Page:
The establishment uses studies like this to make their case however, it's
flawed data. Less people drink here because of religious moral reasons so of
course less deaths. Has nothing to do with laws put in pace by the hierarchy of
the church, I mean legislature.
Prohibition demonstrated that alcohol is an inevitable part of society. That
doesn't make it less dangerous or less of a public health hazard. Citizens
of Utah and every other state have the right to legislate its availability. The
liquor lobby will keep up its pressure to increase their profits at the publics
By the same token, Utah also had one of the highest levels of perscription
drug deaths.And is #1 in Anti-Depressant drug use.Self
medication is NO different, yet less dangerous than perscription medication.Choose your poison.
Is there a reason why there is not a link to the study or at least the name of
the study included in the article?It is kind of hard to judge the
validity of the data provided when the article is so scarce on facts. For
instance, what are the other 7 states that were included in the study? How does
alcohol consumption between the 11 states compare? When determining
"alcohol related deaths," what types of deaths are included in the
study?It would be nice if we at least had a link so we could verify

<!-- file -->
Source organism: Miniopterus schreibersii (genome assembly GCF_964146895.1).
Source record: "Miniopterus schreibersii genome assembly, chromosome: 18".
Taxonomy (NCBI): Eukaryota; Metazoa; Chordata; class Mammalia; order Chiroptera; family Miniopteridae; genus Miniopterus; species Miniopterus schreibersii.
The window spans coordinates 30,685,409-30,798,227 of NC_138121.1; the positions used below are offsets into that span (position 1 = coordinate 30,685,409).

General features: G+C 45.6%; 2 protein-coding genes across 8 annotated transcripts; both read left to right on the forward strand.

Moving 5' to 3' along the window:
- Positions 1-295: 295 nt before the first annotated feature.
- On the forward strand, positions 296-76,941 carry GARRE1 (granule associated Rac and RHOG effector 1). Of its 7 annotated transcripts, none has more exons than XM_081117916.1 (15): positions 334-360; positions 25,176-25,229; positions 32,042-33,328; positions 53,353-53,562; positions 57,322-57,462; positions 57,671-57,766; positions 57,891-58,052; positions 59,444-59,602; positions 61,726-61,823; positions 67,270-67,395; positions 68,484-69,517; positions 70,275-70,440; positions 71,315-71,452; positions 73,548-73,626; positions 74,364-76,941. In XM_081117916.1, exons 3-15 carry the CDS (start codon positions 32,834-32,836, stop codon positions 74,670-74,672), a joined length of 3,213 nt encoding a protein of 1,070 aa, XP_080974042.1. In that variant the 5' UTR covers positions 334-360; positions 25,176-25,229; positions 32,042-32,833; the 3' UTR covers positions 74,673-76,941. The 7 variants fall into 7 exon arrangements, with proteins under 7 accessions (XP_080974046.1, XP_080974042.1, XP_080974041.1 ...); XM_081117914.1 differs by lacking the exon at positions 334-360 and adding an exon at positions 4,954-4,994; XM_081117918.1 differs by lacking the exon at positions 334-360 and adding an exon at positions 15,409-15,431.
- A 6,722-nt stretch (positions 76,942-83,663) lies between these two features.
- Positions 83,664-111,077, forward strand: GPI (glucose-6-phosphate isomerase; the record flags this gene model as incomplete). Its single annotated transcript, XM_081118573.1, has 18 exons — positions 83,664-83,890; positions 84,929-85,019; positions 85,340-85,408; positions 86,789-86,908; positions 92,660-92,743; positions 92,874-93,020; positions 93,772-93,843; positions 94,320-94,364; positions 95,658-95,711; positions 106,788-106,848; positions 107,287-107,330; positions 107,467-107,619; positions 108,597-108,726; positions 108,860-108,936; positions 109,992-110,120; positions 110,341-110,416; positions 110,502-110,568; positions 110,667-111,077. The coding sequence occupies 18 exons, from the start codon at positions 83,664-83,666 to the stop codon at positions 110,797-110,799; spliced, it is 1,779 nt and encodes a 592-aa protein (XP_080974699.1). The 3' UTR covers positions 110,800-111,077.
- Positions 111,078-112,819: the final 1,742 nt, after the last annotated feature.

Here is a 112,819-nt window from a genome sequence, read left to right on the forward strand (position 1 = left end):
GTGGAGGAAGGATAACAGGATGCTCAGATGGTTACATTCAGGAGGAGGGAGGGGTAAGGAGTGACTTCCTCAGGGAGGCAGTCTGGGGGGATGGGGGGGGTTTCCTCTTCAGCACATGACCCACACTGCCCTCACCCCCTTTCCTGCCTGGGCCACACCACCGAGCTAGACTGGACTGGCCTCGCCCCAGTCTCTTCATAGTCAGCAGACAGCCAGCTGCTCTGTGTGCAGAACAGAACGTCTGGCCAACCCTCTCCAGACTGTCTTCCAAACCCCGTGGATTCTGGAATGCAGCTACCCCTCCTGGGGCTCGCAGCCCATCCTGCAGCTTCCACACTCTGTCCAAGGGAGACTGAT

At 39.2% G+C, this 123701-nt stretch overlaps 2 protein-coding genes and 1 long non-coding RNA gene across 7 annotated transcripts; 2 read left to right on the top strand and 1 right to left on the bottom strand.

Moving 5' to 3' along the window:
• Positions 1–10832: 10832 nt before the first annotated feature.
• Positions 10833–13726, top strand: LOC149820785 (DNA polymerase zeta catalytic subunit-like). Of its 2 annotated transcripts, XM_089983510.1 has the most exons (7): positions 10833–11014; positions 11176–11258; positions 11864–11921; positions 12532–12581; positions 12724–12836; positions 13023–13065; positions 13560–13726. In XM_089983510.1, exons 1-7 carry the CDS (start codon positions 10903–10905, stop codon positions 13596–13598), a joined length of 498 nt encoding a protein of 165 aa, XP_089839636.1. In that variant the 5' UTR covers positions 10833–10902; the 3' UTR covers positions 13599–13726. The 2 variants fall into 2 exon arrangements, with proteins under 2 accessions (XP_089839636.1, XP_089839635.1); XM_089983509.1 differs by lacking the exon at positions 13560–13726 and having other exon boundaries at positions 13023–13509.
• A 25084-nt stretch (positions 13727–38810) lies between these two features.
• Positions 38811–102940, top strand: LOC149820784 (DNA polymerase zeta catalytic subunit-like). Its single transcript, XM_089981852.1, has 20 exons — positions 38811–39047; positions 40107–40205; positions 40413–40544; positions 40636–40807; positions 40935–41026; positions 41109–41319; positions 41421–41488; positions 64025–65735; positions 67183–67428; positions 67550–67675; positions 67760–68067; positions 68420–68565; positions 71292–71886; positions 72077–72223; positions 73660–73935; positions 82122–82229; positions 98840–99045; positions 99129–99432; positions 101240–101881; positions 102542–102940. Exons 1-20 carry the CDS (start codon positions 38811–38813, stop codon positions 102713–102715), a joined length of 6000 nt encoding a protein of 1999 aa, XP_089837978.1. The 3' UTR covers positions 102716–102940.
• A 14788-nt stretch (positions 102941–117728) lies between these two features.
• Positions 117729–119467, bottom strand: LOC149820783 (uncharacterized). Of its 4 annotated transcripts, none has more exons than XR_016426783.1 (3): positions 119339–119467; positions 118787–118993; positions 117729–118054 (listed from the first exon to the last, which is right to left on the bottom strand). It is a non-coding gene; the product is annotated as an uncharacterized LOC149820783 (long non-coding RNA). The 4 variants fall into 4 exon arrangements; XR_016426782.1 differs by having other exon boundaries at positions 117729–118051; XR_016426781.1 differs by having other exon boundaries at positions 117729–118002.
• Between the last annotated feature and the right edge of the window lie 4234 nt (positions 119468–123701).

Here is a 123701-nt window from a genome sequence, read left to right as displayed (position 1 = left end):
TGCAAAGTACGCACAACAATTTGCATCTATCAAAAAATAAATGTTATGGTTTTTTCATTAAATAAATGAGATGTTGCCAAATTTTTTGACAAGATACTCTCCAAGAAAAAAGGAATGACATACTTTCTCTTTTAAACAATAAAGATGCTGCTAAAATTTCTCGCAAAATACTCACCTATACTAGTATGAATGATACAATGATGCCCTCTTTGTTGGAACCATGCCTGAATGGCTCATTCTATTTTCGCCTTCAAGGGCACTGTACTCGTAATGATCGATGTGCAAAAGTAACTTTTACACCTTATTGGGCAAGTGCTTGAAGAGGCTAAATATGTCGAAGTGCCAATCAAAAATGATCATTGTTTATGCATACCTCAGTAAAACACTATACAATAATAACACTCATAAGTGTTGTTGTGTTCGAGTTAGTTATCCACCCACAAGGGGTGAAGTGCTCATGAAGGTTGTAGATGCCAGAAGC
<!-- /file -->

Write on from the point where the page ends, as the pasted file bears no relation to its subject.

the claims of the article and make our own determinations about the whys instead
of having the newspaper tell us what conclusions we should reach.
Virginia and Nebraska are ranked numbers 38 and 8 respectively for beer
consumption - Utah is number 51.And yet Virginia and Nebraska were
within 2 alcohol related deaths per 100,000 if Utah. The fact that
their consumption rates are that much higher and their death rates that close,
indicates there is more to low death rates than just keeping it out of sight
and/or not drinking. Another way of looking at this is that Utah has
rather high death rates for such low consumption - maybe things aren't
working so well after all.
We wouldn't want there to be any "awkward moments for restaurant
operators"! Do people really care that much about seeing their drinks
prepared? In California, grocery stores often dedicate around 20%
of the floor space to alcohol, and there are little corner liquor stores all
over--surrounded by low income, more dangerous, and poor neighborhoods--which
leads to fewer restaurants as their alcohol income is taken by corner marts and
grocers. It is not a better situation here.
Hard to say these results are a surprise, or even newsworthy.
Hard to argue against saving lives, especially innocent ones.